Families: Beyond the Nuclear Ideal
Edited by Dr Sarah Chan and Dr Daniela Cutas
Published by Bloomsbury Academic
ISBN-10: 1780930100, ISBN-13: 978-1780930107
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'Families: Beyond the nuclear ideal' discusses various 'alternative' family forms in Western societies, examining the arguments behind the celebration and criticism of specific types of family that depart from the norm. The editors define the 'nuclear ideal' as 'a mother and a father romantically involved with each other, and their genetically related children that they have conceived naturally'. This model is used as a reference point in offering accounts of family configurations that do not fit this description.
Adding to a debate that has been ongoing for a while but does not seem to have lost its momentum, this volume considers the different family types 'from an ethical perspective'. With the debate dominated by sociologists, social anthropologists and psychologists, academic voices from philosophy and law aim to shed new light on the possibilities offered by contemporary changes in family structures.
As such, the coverage of the book is impressive — it encompasses families with more than two parents, families with children conceived through donor insemination and surrogacy, families with lesbian and single heterosexual mothers, polygamous and polyamorous families, and families that may emerge in the future as a result of human cloning.
It is an ambitious and challenging task to cover such a breadth of topics in a coherent way, considering the different geographical contexts of the contributing authors as well as the fact that, despite its primary focus on ethics, the book remains very multidisciplinary. However, the collection does not attempt to be exhaustive, but to offer a diverse selection of perspectives on what seems to attract most controversy, or excitement, in how families are changing.
In this regard, it fulfils its aim. What helps it maintain a relative coherence is that it specifically addresses the issues of reproduction and parenthood as these, explain Cutas and Chan in the introduction, 'raise heightened sensitivity and resistance to alternative lifestyles'.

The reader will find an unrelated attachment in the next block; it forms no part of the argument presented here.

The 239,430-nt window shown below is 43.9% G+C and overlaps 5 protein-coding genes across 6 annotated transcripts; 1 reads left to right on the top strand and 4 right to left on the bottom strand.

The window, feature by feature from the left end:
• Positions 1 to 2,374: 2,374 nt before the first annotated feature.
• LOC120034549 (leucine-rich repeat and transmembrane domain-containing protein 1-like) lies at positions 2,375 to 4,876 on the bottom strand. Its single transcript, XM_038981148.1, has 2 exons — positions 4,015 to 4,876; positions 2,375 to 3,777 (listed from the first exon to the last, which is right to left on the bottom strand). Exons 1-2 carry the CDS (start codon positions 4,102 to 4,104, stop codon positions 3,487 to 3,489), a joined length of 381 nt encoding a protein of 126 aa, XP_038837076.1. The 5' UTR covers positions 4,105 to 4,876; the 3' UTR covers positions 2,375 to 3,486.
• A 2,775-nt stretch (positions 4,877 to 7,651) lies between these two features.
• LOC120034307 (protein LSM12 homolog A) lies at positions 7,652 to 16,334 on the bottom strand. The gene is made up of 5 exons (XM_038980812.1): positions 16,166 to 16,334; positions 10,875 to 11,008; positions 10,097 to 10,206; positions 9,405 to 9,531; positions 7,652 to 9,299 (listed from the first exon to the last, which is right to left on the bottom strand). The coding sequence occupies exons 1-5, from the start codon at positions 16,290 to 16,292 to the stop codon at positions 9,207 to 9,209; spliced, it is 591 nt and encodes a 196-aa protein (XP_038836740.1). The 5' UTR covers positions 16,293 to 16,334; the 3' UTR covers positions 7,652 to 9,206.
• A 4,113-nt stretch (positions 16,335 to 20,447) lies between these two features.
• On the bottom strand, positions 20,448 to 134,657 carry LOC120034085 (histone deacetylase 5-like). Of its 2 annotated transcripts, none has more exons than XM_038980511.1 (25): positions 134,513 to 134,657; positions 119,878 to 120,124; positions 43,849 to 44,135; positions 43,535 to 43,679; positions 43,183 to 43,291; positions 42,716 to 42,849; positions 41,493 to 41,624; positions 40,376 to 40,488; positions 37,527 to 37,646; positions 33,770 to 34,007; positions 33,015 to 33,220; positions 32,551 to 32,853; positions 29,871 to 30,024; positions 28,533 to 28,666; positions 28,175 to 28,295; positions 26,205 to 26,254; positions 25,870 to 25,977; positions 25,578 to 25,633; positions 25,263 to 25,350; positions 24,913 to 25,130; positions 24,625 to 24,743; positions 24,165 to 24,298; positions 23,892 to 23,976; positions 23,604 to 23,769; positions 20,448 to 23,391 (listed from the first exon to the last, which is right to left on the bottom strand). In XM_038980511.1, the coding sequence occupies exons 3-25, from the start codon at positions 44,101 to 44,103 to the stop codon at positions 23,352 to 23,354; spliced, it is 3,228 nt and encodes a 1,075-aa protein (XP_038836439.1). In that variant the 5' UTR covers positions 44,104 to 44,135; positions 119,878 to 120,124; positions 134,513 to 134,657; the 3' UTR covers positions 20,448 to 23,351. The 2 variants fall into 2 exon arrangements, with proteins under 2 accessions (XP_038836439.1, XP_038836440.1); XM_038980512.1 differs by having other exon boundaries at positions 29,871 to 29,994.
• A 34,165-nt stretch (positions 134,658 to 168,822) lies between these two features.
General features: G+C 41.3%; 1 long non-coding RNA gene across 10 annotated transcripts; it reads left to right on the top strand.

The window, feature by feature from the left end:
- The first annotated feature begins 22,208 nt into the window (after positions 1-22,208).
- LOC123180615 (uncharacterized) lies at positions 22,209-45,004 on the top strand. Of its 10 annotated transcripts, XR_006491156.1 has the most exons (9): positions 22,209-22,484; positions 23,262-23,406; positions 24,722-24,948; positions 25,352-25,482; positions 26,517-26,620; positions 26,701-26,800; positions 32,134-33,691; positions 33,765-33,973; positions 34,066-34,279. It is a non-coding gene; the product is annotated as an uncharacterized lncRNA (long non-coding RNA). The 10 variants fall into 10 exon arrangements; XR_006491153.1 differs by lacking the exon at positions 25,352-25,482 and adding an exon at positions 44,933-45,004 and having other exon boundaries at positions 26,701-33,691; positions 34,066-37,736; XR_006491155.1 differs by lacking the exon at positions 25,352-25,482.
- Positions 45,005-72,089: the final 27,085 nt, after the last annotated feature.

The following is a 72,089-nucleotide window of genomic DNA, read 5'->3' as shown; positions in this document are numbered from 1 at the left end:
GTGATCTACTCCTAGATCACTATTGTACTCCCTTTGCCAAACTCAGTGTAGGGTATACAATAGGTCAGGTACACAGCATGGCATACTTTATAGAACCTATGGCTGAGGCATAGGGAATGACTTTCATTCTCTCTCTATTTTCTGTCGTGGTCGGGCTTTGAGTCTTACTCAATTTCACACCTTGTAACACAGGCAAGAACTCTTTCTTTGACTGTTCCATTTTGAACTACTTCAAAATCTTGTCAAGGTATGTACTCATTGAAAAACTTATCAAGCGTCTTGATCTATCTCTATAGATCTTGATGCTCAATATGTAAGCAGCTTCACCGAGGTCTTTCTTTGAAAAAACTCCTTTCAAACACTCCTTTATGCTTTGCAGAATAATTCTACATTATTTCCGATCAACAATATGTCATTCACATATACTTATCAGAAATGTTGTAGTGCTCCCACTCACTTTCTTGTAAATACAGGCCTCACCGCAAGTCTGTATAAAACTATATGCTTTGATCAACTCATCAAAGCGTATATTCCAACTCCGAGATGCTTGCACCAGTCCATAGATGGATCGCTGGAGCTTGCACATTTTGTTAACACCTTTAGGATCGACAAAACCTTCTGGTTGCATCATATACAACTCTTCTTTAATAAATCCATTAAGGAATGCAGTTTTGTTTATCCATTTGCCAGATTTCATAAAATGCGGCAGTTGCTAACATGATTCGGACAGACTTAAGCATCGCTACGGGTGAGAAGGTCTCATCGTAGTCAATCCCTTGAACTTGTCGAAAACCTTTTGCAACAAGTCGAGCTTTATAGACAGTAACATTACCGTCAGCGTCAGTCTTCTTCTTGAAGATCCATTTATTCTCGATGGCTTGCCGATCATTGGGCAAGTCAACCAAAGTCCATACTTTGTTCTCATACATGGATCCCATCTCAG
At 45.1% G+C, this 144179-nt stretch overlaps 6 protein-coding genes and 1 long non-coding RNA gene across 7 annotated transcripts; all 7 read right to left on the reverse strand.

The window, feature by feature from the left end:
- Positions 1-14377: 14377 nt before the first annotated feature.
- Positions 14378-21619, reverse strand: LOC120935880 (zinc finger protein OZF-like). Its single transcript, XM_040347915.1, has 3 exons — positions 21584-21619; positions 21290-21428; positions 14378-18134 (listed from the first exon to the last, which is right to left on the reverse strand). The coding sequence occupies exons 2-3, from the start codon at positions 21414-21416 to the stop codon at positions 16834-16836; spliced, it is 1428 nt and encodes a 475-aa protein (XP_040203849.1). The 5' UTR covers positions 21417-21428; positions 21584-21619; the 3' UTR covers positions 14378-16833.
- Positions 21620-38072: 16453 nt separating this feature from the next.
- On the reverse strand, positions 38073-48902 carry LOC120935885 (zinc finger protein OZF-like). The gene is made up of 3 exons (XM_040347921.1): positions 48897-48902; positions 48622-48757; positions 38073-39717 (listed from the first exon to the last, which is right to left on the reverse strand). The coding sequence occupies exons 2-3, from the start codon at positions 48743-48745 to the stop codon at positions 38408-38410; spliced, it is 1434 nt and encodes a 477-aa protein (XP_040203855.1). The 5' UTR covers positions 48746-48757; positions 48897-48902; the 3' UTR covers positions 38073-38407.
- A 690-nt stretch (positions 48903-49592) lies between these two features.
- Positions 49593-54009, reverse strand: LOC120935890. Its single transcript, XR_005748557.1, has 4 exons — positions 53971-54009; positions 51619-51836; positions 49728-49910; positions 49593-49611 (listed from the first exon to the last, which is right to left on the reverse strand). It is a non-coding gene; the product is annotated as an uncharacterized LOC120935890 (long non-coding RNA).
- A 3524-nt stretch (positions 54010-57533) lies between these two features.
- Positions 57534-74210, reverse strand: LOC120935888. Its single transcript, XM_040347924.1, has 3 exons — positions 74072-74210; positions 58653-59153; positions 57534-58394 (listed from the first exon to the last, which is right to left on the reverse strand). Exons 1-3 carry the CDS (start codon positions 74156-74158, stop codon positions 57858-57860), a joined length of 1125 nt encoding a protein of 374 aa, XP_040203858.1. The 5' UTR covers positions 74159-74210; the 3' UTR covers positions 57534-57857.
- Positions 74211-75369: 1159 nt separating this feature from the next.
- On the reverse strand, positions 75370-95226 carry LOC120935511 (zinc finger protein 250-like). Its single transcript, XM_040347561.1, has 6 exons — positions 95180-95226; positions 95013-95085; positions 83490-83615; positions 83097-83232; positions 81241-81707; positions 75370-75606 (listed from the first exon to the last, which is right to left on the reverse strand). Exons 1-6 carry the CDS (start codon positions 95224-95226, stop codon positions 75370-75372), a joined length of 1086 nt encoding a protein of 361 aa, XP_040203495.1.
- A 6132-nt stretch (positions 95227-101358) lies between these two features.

The collection might be difficult to digest as a whole because the chapters vary greatly in accessibility. For example, readers without a background in the discipline of logic may struggle with the final section on moral and legal constraints on human cloning by philosopher Melinda Roberts. On the other end of the spectrum is a somewhat surprising addition by therapist Dossie Easton who, with a popular psychology tone, reflects on her own experiences of 'living outside the box'.
The parts I found most interesting and convincing are ones that offered a nuanced argument, which is understandable to a lay reader and points not only to what living 'beyond the nuclear ideal' promises but also to what challenges it entails. I would particularly recommend reading the section on 'single mothers by choice' by Susanna Graham, Maura Irene Strassberg's account of polygamy and polyamory, and the chapter on surrogate parenthood by Mary Lyndon Shanley and Sujatha Jesudason.
In another engaging contribution to the volume, referring particularly to human cloning, Kerry Lynn Macintosh makes a point that is sometimes overlooked in the academic debate on family: 'alternative' families do not threaten 'nuclear' families as such; instead they challenge the nuclear family as irrefutably ideal. With this in mind, reading the collection by Cutas and Chan helps to understand in how many different ways this ideal can be challenged and how fascinating it is to explore the evolving family landscape from various disciplinary angles.
I am more convinced about the value of this continuing exploration by those authors who, in a balanced way, show the complexity of new 'family developments' — less so by those who take a more prescriptive approach, suggesting what the 'non-nuclear family' should be. The latter style is uncomfortably similar to that adopted by 'family traditionalists', which not only makes specific arguments problematic but also distracts from the project's objective to 'critically evaluate the norms surrounding personal relationships'.
Another tendency by some authors that I find unhelpful and unnecessarily confusing is a redundant use of abbreviations such as RCU (reproductive caring unit) and CC (conventional conceivers), which do not seem particularly common in literature elsewhere.
Despite some shortcomings, 'Families: Beyond the nuclear ideal' is a valuable addition to the growing scholarship documenting changes in parenthood and intimate life. One issue that the meeting of different academic disciplines definitely highlights is the tension around biology and genes, with the book's various arguments interchangeably drawing attention to how significant or insignificant it is for a family to be genetically related.
This publication will certainly be useful to those readers who would like to expand their 'everyday' understanding of 'non-traditional families' by looking at what ethics, philosophy and law have to say about them.
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